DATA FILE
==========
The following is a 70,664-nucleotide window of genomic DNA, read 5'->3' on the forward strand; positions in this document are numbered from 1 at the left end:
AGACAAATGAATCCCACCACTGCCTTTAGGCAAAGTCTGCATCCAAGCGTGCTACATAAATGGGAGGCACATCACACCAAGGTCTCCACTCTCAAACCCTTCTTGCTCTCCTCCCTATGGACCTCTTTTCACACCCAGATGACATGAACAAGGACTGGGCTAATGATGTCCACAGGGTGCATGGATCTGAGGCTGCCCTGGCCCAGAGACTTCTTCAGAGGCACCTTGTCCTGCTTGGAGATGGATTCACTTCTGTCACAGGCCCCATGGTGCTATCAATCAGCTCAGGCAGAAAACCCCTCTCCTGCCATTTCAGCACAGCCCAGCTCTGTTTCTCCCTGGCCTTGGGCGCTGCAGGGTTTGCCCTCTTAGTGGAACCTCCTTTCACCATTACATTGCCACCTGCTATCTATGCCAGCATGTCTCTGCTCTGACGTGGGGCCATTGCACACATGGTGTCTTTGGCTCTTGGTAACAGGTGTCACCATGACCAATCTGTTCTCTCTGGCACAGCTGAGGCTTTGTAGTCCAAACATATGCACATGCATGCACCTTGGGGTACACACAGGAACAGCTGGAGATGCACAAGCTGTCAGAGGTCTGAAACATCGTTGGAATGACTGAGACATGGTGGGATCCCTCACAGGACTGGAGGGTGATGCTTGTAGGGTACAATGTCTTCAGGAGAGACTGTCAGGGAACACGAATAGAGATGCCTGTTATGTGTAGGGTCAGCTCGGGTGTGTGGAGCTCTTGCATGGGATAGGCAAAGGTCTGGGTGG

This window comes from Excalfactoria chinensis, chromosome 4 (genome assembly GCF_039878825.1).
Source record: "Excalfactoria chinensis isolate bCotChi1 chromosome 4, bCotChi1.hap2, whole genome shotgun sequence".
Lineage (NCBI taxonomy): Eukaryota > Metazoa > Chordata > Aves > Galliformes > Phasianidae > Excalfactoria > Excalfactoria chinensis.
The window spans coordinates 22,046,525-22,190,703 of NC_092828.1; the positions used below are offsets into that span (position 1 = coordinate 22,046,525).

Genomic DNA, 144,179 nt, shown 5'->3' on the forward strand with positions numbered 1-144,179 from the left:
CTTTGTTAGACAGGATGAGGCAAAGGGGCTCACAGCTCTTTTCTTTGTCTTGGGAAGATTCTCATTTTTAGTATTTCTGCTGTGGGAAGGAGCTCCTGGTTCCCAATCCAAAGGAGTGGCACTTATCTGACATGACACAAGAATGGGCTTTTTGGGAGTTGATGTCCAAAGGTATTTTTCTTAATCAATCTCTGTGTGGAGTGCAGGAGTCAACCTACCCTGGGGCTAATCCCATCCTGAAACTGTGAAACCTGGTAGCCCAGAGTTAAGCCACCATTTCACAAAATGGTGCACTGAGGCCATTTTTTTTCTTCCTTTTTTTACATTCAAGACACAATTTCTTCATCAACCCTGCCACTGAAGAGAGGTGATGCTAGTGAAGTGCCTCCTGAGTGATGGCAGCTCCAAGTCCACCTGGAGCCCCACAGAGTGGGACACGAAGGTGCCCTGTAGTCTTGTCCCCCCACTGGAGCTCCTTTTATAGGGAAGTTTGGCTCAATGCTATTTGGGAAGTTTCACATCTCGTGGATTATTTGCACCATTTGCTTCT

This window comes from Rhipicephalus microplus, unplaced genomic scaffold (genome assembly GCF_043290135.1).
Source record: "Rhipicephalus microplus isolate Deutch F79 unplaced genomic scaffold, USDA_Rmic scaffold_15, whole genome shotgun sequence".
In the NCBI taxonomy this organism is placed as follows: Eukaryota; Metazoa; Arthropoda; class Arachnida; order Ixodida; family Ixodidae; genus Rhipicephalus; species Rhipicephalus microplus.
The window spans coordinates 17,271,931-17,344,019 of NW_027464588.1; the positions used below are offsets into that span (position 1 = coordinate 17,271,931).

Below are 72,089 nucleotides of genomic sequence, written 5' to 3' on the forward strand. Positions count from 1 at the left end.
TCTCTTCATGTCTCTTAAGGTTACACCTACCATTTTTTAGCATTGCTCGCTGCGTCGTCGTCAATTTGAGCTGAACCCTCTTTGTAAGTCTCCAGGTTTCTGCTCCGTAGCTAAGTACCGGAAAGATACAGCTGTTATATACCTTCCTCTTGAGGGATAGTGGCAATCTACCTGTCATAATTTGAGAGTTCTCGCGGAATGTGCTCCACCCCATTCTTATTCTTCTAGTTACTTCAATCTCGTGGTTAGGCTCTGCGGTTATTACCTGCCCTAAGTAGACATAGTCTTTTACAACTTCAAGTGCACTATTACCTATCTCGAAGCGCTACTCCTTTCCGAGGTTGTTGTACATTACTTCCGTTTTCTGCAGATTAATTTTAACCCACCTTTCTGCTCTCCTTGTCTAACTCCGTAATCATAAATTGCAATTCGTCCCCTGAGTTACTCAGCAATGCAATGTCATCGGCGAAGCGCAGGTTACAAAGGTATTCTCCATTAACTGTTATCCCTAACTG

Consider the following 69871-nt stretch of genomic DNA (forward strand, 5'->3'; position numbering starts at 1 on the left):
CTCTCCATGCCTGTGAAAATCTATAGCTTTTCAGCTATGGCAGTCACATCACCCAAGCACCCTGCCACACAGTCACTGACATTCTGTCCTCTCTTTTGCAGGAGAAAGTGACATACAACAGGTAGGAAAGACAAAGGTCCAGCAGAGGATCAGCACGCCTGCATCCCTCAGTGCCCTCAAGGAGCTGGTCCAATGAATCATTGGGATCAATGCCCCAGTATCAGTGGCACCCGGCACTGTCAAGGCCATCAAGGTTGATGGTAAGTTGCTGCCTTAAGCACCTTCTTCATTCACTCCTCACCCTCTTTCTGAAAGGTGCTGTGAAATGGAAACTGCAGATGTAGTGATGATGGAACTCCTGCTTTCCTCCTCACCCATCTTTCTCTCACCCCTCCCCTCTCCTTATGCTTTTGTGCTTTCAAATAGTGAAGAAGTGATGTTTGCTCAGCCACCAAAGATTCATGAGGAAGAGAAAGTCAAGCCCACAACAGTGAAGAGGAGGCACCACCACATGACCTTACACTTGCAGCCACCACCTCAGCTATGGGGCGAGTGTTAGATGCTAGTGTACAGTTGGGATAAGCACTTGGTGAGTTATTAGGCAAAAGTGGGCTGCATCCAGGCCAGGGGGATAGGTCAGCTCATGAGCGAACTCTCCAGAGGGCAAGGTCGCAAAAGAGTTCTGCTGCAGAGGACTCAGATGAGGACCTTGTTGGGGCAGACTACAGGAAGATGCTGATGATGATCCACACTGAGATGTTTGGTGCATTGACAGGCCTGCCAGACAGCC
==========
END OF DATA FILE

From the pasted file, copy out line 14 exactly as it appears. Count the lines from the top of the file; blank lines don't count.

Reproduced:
TCTCTTCATGTCTCTTAAGGTTACACCTACCATTTTTTAGCATTGCTCGCTGCGTCGTCGTCAATTTGAGCTGAACCCTCTTTGTAAGTCTCCAGGTTTCTGCTCCGTAGCTAAGTACCGGAAAGATACAGCTGTTATATACCTTCCTCTTGAGGGATAGTGGCAATCTACCTGTCATAATTTGAGAGTTCTCGCGGAATGTGCTCCACCCCATTCTTATTCTTCTAGTTACTTCAATCTCGTGGTTAGGCTCTGCGGTTATTACCTGCCCTAAGTAGACATAGTCTTTTACAACTTCAAGTGCACTATTACCTATCTCGAAGCGCTACTCCTTTCCGAGGTTGTTGTACATTACTTCCGTTTTCTGCAGATTAATTTTAACCCACCTTTCTGCTCTCCTTGTCTAACTCCGTAATCATAAATTGCAATTCGTCCCCTGAGTTACTCAGCAATGCAATGTCATCGGCGAAGCGCAGGTTACAAAGGTATTCTCCATTAACTGTTATCCCTAACTG